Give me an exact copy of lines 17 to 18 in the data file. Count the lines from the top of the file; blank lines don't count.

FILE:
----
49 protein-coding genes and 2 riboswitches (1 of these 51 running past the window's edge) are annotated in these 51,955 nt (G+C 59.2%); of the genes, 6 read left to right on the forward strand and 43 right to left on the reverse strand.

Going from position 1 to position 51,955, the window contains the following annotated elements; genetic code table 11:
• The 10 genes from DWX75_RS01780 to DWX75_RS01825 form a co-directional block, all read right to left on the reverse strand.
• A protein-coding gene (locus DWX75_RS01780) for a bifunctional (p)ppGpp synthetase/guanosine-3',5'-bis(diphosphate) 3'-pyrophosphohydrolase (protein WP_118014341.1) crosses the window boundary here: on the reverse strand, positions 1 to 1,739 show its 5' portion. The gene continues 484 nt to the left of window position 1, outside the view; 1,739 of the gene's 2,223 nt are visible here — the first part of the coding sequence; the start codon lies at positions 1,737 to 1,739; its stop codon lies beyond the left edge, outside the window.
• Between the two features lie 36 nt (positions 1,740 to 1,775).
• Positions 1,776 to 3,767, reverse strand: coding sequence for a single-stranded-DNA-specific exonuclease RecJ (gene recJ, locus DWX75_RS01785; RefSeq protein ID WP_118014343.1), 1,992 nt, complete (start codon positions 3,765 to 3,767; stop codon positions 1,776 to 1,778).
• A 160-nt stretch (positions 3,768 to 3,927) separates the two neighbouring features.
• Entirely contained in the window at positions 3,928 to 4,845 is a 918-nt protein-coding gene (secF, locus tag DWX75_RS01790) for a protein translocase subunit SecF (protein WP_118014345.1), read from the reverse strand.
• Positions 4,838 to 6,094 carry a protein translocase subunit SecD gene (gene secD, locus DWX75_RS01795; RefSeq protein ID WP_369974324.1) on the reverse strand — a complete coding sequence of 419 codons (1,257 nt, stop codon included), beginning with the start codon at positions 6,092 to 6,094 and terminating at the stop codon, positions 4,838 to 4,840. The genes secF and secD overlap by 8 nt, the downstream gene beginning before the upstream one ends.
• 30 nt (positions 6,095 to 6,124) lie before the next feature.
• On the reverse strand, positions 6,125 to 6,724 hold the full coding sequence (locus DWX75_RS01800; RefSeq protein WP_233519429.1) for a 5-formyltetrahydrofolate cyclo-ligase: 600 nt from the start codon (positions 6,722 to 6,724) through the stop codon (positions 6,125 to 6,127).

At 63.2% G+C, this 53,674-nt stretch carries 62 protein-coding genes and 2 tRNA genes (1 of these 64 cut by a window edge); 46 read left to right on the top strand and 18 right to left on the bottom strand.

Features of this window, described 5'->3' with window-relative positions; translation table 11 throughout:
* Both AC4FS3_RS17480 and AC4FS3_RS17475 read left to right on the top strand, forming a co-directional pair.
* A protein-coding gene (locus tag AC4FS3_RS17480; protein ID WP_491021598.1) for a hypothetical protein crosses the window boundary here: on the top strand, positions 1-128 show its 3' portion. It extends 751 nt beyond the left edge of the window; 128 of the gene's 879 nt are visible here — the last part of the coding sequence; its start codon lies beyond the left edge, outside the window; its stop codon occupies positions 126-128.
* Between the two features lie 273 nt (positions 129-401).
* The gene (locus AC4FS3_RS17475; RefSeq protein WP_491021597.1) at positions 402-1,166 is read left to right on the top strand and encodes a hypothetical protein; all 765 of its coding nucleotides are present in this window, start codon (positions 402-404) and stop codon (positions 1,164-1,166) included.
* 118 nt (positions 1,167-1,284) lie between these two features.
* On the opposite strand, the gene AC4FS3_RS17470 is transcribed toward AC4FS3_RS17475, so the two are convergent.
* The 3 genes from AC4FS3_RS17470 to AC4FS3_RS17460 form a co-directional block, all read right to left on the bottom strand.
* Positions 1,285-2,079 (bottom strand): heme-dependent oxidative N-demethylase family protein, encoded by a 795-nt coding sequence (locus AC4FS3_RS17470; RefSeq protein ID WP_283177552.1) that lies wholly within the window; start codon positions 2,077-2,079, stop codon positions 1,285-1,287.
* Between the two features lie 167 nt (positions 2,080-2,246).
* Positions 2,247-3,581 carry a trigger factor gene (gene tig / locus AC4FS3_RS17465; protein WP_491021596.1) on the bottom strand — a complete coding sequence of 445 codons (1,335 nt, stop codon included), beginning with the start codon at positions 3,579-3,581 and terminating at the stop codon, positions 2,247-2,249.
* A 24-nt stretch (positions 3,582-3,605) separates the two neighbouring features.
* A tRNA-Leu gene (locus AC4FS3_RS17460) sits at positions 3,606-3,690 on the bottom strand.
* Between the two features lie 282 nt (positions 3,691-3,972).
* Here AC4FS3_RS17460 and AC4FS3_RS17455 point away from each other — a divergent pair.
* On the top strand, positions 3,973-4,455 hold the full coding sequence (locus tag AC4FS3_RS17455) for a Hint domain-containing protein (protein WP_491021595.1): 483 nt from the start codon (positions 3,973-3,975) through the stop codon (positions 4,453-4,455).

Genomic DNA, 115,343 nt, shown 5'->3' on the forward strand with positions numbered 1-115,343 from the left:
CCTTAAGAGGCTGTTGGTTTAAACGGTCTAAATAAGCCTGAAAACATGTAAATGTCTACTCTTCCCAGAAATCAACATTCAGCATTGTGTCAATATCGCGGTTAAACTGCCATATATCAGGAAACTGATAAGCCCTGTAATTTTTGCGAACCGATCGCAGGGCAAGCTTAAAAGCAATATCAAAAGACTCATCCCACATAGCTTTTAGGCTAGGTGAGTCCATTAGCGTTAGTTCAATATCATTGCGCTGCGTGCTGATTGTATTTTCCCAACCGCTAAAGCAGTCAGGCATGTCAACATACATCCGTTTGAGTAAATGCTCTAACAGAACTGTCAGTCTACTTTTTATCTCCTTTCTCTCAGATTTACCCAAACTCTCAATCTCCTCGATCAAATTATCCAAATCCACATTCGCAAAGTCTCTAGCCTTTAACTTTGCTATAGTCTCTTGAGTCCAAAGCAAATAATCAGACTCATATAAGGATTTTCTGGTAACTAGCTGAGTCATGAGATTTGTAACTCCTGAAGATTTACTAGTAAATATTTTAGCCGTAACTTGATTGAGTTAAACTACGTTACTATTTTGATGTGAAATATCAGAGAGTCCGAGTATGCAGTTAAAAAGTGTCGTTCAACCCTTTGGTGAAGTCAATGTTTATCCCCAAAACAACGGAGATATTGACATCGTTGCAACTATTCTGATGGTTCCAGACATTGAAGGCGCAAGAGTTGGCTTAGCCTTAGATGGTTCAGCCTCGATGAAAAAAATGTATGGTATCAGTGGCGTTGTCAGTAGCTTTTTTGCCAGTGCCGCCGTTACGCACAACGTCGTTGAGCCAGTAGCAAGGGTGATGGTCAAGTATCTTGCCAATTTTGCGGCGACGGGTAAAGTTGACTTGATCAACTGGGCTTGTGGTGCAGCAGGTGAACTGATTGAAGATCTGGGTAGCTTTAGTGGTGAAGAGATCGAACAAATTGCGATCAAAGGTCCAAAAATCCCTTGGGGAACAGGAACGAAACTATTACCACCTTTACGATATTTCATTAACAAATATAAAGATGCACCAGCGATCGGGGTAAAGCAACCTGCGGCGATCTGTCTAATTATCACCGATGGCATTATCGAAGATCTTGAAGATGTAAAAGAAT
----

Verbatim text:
* The gene (locus AC4FS3_RS17475; RefSeq protein WP_491021597.1) at positions 402-1,166 is read left to right on the top strand and encodes a hypothetical protein; all 765 of its coding nucleotides are present in this window, start codon (positions 402-404) and stop codon (positions 1,164-1,166) included.
* 118 nt (positions 1,167-1,284) lie between these two features.